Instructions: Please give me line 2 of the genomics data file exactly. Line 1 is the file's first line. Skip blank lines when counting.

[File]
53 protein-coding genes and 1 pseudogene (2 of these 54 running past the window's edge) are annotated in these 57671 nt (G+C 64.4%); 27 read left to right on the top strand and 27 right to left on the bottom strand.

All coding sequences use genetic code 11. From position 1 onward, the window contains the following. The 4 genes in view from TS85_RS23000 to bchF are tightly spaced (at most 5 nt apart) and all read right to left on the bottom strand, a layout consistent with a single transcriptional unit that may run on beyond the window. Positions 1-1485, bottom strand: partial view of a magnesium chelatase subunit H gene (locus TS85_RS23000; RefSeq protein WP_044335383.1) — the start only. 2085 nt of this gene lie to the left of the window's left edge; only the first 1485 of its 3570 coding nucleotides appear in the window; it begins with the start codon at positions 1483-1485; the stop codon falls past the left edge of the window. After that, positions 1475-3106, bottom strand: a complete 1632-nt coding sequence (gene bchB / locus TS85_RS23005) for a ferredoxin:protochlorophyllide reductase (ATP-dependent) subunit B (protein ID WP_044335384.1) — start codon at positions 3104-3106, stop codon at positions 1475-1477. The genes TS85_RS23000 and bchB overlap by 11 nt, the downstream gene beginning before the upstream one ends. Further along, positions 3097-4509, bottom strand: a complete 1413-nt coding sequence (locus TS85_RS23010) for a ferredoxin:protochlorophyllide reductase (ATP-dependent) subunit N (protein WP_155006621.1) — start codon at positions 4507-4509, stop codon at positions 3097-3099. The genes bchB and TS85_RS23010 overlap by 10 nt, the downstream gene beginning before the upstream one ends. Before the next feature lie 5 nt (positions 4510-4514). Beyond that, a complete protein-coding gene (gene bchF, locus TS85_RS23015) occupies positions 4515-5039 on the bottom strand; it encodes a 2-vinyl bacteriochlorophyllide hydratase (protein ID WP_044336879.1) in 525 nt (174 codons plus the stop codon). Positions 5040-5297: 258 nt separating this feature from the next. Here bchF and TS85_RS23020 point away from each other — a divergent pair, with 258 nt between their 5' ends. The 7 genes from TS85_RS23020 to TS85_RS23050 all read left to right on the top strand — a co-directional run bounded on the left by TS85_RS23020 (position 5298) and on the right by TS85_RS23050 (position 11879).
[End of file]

All coding sequences use genetic code 11. From position 1 onward, the window contains the following. The 4 genes in view from TS85_RS23000 to bchF are tightly spaced (at most 5 nt apart) and all read right to left on the bottom strand, a layout consistent with a single transcriptional unit that may run on beyond the window. Positions 1-1485, bottom strand: partial view of a magnesium chelatase subunit H gene (locus TS85_RS23000; RefSeq protein WP_044335383.1) — the start only. 2085 nt of this gene lie to the left of the window's left edge; only the first 1485 of its 3570 coding nucleotides appear in the window; it begins with the start codon at positions 1483-1485; the stop codon falls past the left edge of the window. After that, positions 1475-3106, bottom strand: a complete 1632-nt coding sequence (gene bchB / locus TS85_RS23005) for a ferredoxin:protochlorophyllide reductase (ATP-dependent) subunit B (protein ID WP_044335384.1) — start codon at positions 3104-3106, stop codon at positions 1475-1477. The genes TS85_RS23000 and bchB overlap by 11 nt, the downstream gene beginning before the upstream one ends. Further along, positions 3097-4509, bottom strand: a complete 1413-nt coding sequence (locus TS85_RS23010) for a ferredoxin:protochlorophyllide reductase (ATP-dependent) subunit N (protein WP_155006621.1) — start codon at positions 4507-4509, stop codon at positions 3097-3099. The genes bchB and TS85_RS23010 overlap by 10 nt, the downstream gene beginning before the upstream one ends. Before the next feature lie 5 nt (positions 4510-4514). Beyond that, a complete protein-coding gene (gene bchF, locus TS85_RS23015) occupies positions 4515-5039 on the bottom strand; it encodes a 2-vinyl bacteriochlorophyllide hydratase (protein ID WP_044336879.1) in 525 nt (174 codons plus the stop codon). Positions 5040-5297: 258 nt separating this feature from the next. Here bchF and TS85_RS23020 point away from each other — a divergent pair, with 258 nt between their 5' ends. The 7 genes from TS85_RS23020 to TS85_RS23050 all read left to right on the top strand — a co-directional run bounded on the left by TS85_RS23020 (position 5298) and on the right by TS85_RS23050 (position 11879).